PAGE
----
About Jerry Maldonado

Jerry specializes in retirement, insurance and tax off-set strategies for professionals and small business owners. His focus is to help clients identify their definitions of legacy and financial security while simultaneously implementing innovative strategies to help make those financial goals a reality. For more information on his services, he can be reached at [email protected] www.pacificadvisors.com/jerry_maldonado

The 12 Steps to Living Confidently: How to Retire With Confidence

Take Worry Out of Planning for Retirement!   Imagine you’re planning a round-the-world cruise. It won’t happen for a few years but you’re serious about going. One of the first things you do is figure out the cost. As the date draws closer, you nail down the exact amount of money you’ll need. Now, imagine you’re planning to retire. Wouldn’t you do the same thing? Figure out exactly what it will take to keep you afloat during your retirement journey? Most Americans don’t. In one survey, only 14% of pre-retirees knew what their Social Security payments were likely to be at retirement.1 “That’s scary,” says Douglas Dubitsky, Guardian Vice President, Product Management, Retirement Solutions. “Social Security benefits were never meant to be the only source of income in retirement. Understanding your benefits will help you plan confidently for retirement. And we know that having a plan is one of the key behaviors in achieving financial and emotional confidence.” What else is scary according to Dubitsky – not having other retirement assets on hand to cover you should you opt for delayed Social Security payments. Being strategic about your overall retirement income plan in this way is one way to become more financially and emotionally confident. Dubitsky has some additional rules of thumb. The 75% rule. You need about 75% of your pre-retirement earnings to live comfortably in retirement. If you earn $76,000 a year, for example, you’ll need retirement income of $57,000. Social Security will only cover part; about $32,000 a year would have to come from other sources.2 Wait if you can. While there is no “right time” to retire, the age you activate your benefits makes a big difference. If you were born between 1943-1954 and apply for Social Security benefits at age 62, you’ll receive about $1,000 less per month than if you wait until age 70. Again, if you do choose to delay Social Security, make sure you have other retirement assets on hand to cover you. Get real numbers. Calculating Social Security benefits is complex. Calculators on the Social Security website can help you estimate. Factor in healthcare costs. Medicare premiums and health care costs keep rising. A married couple, both age 65 in 2020, may need up to $365,000 over retirement just to cover health care.3 There are no guarantees. The mass migration of Baby Boomers leaving the workforce is putting a financial strain on the Social Security program. Payout may only be 77 cents for each dollar of scheduled benefits by 2033. All the more reason to plan for alternative sources of income! “There are other practical things you can do,” adds Dubitsky. “Limit your dependence on Social Security earnings in retirement planning by increasing retirement contributions to both your IRAs and 401(k)s. Set up automatic deductions if possible. Estimate your retirement expenses now and calculate them out 30 years to see what a long retirement will cost. And stay on top of rising medical expenses by building up a health savings [...]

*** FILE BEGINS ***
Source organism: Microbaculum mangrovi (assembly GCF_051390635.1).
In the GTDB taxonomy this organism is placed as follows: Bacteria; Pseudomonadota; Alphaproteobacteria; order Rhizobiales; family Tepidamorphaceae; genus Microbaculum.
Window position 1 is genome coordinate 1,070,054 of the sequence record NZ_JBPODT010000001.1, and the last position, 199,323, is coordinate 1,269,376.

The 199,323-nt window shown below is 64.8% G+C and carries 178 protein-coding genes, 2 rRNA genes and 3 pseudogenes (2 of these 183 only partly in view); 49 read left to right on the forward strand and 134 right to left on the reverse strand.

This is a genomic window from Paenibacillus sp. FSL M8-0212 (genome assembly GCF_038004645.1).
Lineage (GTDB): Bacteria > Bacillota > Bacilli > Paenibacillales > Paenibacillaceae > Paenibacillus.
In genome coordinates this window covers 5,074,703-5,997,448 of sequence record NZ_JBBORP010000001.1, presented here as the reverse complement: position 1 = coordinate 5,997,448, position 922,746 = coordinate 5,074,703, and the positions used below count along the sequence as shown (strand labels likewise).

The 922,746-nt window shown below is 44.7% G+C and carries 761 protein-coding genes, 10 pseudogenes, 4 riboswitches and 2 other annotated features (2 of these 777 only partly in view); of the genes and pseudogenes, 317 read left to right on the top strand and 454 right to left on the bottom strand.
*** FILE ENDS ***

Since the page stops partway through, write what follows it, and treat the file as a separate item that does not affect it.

2018-09-18T12:05:46+00:00 By |

The 12 Steps to Living Confidently: Business Succession Planning

What Happens to Your Business if You Are No Longer Able to Run It?   Nearly 75 percent of small businesses don’t have a succession plan, according to a recent survey.1 To put that into perspective, it’s as though three-quarters of the commercial jets in the air right now don’t have a co-pilot. That may sound dramatic but think about it. If the owner of a small business suddenly dies or becomes incapacitated, the company may stay aloft for a time — but the odds of an optimal outcome rapidly diminish without a plan in place. This daredevil bent is not surprising: Entrepreneurs tend to be calculated risk takers. In a recent study, it was shown that entrepreneurs typically align with the financial profile of Ambitious Spenders who put an emphasis on saving to start or expand a business. But protecting a business is as important as growing it. Research also shows that Ambitious Spenders prioritize creating wealth and building a legacy. With the right succession planning, small business owners can help to ensure both the long-term success of their business — and greater financial security for themselves and their family for years to come. Here are three steps to help get your succession planning off the ground: ASK TOUGH QUESTIONS Succession planning is a blueprint for continuing or liquidating a business when the owner is no longer involved. If continuance is the goal, who will take control? Many business owners assume their children will want to be involved, but that may not be the case. Some issues to explore: Are my family members interested in running the business? Do they have the skills and aptitude? How will those family members who are uninterested in the business share in the legacy? Would it be preferable for an outsider to assume ownership? How will that transition be managed to protect my heirs? INSURE AGAINST THE UNKNOWN Insurance is a key element in a business succession plan. Whole life insurance: In the event of an owner’s untimely death, the benefits from a whole life insurance plan may be used to pay creditors and provide survivors with financial resources to either maintain the business or liquidate it. If the owner decides to retire, a whole life policy may be used to fund supplemental retirement income.2 Disability insurance: Disability insurance provides valuable stop-gap financial protection if an owner is unable to work due to illness or injury. The proceeds can help the business meet its day-to-day expenses, as well as business loans and other longer-term financial obligations — until the owner is back on his or her feet. CONSULT WITH A FINANCIAL SPECIALIST Developing a well-designed succession plan can be one of the most significant financial decisions you’ll make, which is why you should consider consulting with a knowledgeable financial professional who will take the time to understand your business and provide unbiased advice. Owners of high-growth, small businesses are more likely to rely on advice from professionals than owners [...]